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Illinois, Ohio, New England, Pennsylvania, and New York. There were plenty of educated people, younger sons of cultivated families, old merchants and planters who had failed in the East and who now essayed the virgin West, which offered them a fair chance to "pick flint and try it again;" but the backwoods people exceeded those of education and culture, and the backwoods manner, with axe and saw and plow and steamboat, overcrowded all culture and education, for it was what the times and the situation demanded. If a man could not put his education and culture in his pocket and go to work with his hands with all his might, he would expose himself to what was witnessed a thousand times in the flush days of the early gold excitement in California and Australia, where the "navigators" and convicts and mechanics got out the gold, and the scholars, divines, lawyers, doctors, and statesmen waited upon them and did menial service.

Necessarily and essentially it was a period of work, of physical toil, of the exhaustive labor of building an empire and digging out roads to connect it with the rest of the world. Yet this labor was sweetened and this time of toil prevented from degenerating into the mere animalism of the drudge and the beast of burden by the strong, steady influence of the educated, professional classes, so largely represented at all times in the history of St. Louis, — a body always influential, even by mere force and weight of numbers, but trebly so by force of strong, vigorous intellect and fresh, original characters.

After a generation had passed away, and the city began to be strong in numbers and solidly built, there was a sufficient accumulation of wealth in the hands of the commercial and professional classes to encourage the cultivation of leisure and the arts and amenities which wait upon it. The foundations began to be laid of American literary institutions, scholarship, and culture to supply the place of the last expiring embers of the old European culture of early St. Louis. Schools, colleges, libraries, historical societies, academies of science and galleries of art, the germs of all these were being planted in a purely American way. At this time, however (1848), the great German immigration to St. Louis began, in consequence of the general failure of the revolutionary upheaval in Europe. The first consequence of the introduction of this new element was disturbance, in consequence of a want of coalescence between the new and old factors in St. Louis society. The original St. Louis people were essentially and strongly conservative in politics, opinions, and morals. Pioneers in enterprise and industry and all material objects of human effort, they were anything but pioneers in thought and speculation. They would not venture to lead here, and they would only consent to follow upon beaten and well-known tracks. The German refugees, on the other hand, were exacting and offensive in the temerity of their radicalism.

To make things worse and widen the gulf separating the two classes of the population, the anti-slavery agitation began to culminate soon after, the Germans all taking sides with the abolitionists, while three-fourths of the remaining inhabitants at first were pro-slavery, or at least opposed to the methods and the propaganda of abolitionism. As this agitation increased and intensified, there was a serious widening of the breach between the two classes of the community, and a coalition, political but not social, was formed between the Germans and what may be termed the New England element in St. Louis, consisting of either natives of the Eastern States or their descendants, immigrants into St. Louis from every part of the West north of the Ohio River. These, with some idealogues and fanatics among them, included many of the thriftiest, most enterprising, and most useful citizens of the place, the men who put up the work-shops and built the railroads, who fostered industry and developed trade in every direction, — men like Thomas Allen, for instance.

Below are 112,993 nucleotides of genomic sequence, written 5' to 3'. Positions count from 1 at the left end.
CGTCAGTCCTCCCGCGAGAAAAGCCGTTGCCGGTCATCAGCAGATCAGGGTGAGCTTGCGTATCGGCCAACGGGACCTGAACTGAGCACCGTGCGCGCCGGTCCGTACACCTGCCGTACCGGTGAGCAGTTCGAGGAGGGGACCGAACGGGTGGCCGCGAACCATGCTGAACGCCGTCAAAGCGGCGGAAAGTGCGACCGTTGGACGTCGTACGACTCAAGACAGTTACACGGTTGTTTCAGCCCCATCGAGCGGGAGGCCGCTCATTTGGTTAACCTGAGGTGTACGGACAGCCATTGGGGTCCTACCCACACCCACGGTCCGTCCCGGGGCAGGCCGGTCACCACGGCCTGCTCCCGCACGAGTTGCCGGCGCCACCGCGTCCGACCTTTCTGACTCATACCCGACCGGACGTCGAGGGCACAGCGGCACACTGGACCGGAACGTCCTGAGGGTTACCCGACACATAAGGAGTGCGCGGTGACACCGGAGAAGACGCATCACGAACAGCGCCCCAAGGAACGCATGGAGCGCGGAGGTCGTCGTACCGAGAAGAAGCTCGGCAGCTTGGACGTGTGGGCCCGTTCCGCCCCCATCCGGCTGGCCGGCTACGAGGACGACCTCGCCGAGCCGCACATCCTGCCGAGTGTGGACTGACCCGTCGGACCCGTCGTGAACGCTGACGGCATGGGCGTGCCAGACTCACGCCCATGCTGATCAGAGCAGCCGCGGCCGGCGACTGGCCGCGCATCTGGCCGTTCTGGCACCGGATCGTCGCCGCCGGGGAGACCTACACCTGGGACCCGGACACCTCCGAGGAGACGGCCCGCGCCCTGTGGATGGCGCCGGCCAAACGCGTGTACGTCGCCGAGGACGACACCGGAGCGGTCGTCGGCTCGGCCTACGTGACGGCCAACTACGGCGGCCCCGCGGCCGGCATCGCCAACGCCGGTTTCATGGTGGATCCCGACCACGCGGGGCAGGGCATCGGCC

The breach widened, the bitter feelings deepened and intensified, and when at last the coalition secured control of the city government, there was almost practical non-intercourse between the two elements. Political violence culminated in physical violence and civil war, and during four bitter years there was almost an entire suspension of all intellectual action and growth, all energies concentrated upon doing and feeling, all brain and nerve-force directed to the one end of co-operation with muscular force.

But it was only a suspension, not a paralysis of intellectual power, and when the war ended and all the new and fully-developed energies of the community were turned back into the old normal and peaceful channels, a new epoch was found to be inaugurated, — that of the present, — one of the strongest elements of which was an energetic and virile mental vigor which demanded and even clamored for expression. It may not have cried always articulately at first, but there can be no mistake about its crying loudly. This epoch has been characterized by a vast and remarkable material and financial development in St. Louis, splendid rivalries, grand conquests over time and space, far-reaching connections, and ambitious international alliances. Intellectual growth and expansion have attempted to keep pace with this great material